Motorola RAZR 2011 hands on review

It’s lean, but is it mean? We’ve scraped beneath the surface of Motorola’s new smartphone to find out

RAZR thin

Thin isn’t the word. At 7.1mm, Motorola’s RAZR makes your average wafer look like it ought to have a chat with Dr Atkins – stat. As for other smartphones, Samsung’s Galaxy S II is cutting a 8.49mm profile, while Apple’s iPhone 4S has really let itself go at 9.3mm. Does it feel thinner? Palpably, although you’ll need to get over the chin that houses the RAZR’s 8MP camera (more on that later).

Motorola RAZR – build and feel

It ought to feel flimsy and while it’s true the RAZR doesn’t have the substance of, say, an HTC Sensation or iPhone 4S, it does stand up to the bend test. Touch it, knock it, twist it and squeeze it – there are few signs that Motorola’s new smartphone would lie down in a fight. It’s even coated (circuit board and all) in a water-repellent coating. Gorilla Glass is fitted as standard, as you’d expect.

Motorola RAZR – Ice Cream Sandwich dreams

Last time we checked, Google owned Motorola, but not Samsung. That’s why it’s a surprise (and a disappointment) that the RAZR will be arriving with Gingerbread 2.3.5, not Ice Cream Sandwich (Android 4.0). To compensate, Motorola has made its own UI tweaks designed to emulate some of ICS’s functionality. All too often that manifests itself in a jumpy interface that’s not really acceptable in late 2011. Hopefully the promised Android 4.0 update will fix all that.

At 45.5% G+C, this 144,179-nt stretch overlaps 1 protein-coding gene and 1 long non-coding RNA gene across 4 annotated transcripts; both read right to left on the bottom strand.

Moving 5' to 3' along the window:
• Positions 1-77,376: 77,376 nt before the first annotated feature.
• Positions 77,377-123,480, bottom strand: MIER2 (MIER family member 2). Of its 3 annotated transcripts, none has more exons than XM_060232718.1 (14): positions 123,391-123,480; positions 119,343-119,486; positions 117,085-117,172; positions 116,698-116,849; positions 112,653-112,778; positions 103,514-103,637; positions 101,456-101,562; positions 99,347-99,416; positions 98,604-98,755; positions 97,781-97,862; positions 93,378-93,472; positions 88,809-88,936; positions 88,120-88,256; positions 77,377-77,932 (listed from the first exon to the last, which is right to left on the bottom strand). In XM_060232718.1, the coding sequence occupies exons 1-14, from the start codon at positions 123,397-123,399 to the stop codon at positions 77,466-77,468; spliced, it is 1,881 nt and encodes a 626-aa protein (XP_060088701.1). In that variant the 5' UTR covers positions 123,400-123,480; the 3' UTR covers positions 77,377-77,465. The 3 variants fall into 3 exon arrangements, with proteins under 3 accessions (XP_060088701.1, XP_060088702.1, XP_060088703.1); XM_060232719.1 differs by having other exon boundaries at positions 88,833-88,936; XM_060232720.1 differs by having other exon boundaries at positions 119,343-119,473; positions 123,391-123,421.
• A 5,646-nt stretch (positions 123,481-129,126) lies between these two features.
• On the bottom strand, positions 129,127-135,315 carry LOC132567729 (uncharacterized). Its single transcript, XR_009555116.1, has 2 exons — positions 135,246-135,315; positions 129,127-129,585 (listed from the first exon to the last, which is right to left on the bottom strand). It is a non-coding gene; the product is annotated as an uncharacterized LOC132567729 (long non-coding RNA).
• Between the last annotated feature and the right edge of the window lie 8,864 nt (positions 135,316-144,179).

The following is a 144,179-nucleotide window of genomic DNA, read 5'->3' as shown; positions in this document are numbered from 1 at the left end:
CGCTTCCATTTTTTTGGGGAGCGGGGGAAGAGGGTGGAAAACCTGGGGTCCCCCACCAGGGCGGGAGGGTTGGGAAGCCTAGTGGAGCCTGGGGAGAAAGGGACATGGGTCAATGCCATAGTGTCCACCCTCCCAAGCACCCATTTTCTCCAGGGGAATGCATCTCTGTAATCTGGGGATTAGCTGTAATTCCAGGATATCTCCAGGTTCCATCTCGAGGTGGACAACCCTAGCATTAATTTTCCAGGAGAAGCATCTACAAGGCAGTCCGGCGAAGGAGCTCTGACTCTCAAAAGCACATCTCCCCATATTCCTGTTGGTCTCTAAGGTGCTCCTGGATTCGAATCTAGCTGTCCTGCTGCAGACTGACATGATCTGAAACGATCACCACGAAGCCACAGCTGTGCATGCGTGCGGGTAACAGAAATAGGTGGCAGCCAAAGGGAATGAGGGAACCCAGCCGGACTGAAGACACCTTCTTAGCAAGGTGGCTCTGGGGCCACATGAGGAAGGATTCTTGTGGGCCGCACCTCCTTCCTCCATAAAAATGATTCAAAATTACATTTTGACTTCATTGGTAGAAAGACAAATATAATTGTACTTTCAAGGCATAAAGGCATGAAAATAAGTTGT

RAZR sharp screen

Big, bright screens are all the rage (in case you hadn’t noticed). And the RAZR’s 4.3in Super AMOLED Advanced display does look nice (it’s quarter HD, resolution fans). Bearing in mind that the RAZR is Motorola’s new hero smartphone, that’s to be expected. And if it’s not good enough for you, we’ll point you in the direction of its top mounted HDMI port which’ll pipe your 1080p vids and 8MP stills to your HDTV.

RAZR cam

Never pass up the opportunity for an edible bivalve mollusc pun, eh? On to that 8MP camera, though, which produces some bold results. It’s impossible to judge a camera properly on the device itself, but it reproduced a dark reflection in a glass coffee table with impressive fidelity. Video also looked smooth, if not as capable in low light.

Motorola RAZR first impressions

Motorola wants to make us believe that it can return to the glory days of its original RAZR phones. But it’s a tougher proposition now – you can’t get away with just being skinny and having a pretty face. With its Kevlar weave, Gorilla Glass and water-repellent properties, the RAZR owes as much to the Defy as to its fashionable ancestor. Its endless accessories and docks hark back to the Atrix. But is the new RAZR able to cut out its own identity in the modern world? We’ll be back with a full review to find out.

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